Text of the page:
Today's inbox contained a number of statements about the GOP state budget:
Pennsylvania Budget and Policy Center Director Sharon Ward issued the following statement on House passage of a 2013-14 budget bill (HB 1437) today:
“We are disappointed with the House budget. It reflects the wrong priorities for Pennsylvania. It chooses tax cuts for profitable corporations over funding for public schools and makes permanent almost 85 percent of the cuts enacted two years ago.
“Some lawmakers continue to blame temporary federal funds for Pennsylvania’s education cuts. The fact is that in 2011 the General Assembly made a choice to restore expiring federal funds for prisons but not for education.
“At a time when our economy is lagging, Pennsylvania should be making investments that move us forward. New tax cuts have cost educational opportunities for our children and jobs in our schools.
“We hope the Senate will make the prudent decision to delay a scheduled corporate tax cut that is unaffordable and can only lead to deeper cuts to education.”
Representative Brendan F. Boyle (Philadelphia/Montgomery Co) releases the following statement in response to the House passage of Governor Corbett’s budget:
“Once again Governor Corbett and the Republicans in the state legislature have forced their draconian cuts and slash and burn agenda on the people of Philadelphia. At a time when schools across the region are in dire straits and facing closures, Governor Corbett’s budget, which has now passed the House, is misguided and his priorities are misplaced. Governor Corbett and the House Republicans are irresponsibly advocating for cutting taxes for big corporations by over $350 million, while at the same time doing nothing to help our struggling schools.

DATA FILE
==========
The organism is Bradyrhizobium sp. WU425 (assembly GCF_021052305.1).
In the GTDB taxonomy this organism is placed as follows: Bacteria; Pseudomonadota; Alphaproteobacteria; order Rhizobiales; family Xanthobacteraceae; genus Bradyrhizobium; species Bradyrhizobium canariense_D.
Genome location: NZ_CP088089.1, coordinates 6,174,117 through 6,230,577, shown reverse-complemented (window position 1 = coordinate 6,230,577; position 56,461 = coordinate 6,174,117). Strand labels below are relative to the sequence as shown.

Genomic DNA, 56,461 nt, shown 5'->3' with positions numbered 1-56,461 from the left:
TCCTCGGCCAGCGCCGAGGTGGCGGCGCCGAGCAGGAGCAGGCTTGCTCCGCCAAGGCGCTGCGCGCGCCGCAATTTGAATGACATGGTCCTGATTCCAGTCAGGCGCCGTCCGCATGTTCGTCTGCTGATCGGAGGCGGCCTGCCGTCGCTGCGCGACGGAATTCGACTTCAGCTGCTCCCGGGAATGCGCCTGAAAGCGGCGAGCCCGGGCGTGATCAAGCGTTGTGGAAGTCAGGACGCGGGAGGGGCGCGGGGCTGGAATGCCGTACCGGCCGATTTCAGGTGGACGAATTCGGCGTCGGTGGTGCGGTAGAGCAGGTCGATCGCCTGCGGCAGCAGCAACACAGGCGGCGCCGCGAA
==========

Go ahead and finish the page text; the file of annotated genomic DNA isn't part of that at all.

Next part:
Since 2010 the Philadelphia School District has seen a total reduction of $256 million in basic education funding, or a reduction of $29,000 per classroom. These numbers include any proposed increase from the GOP. The results of these drastic cuts have led the School District of Philadelphia to announce layoff notices for 3,783 employees, or almost 20% of the district’s total workforce. This is potentially the largest layoff of school district staff in 40 years. We can do better than this.
Our schools are in trouble. The success of our educational system is tied to the growth of our regional economy and the innovations put forth by our society. We need the state to reverse these cuts and make the education of students our top priority. Their future, and ours, depends on it."
State Rep. Mark Painter, D-Montgomery, today voted against the House Republican state budget proposal because it shortchanges education and will lead to higher school property taxes across the commonwealth.
"Tomorrow's work force is today's public school students and this budget does not provide adequate funding toward ensuring that we will have a well-educated work force in the years to come," Painter said.
"The claim that this budget does not raise taxes will ring hollow for residents in the local school districts that I represent because the fact is that property taxes go up when school funding goes down," he said.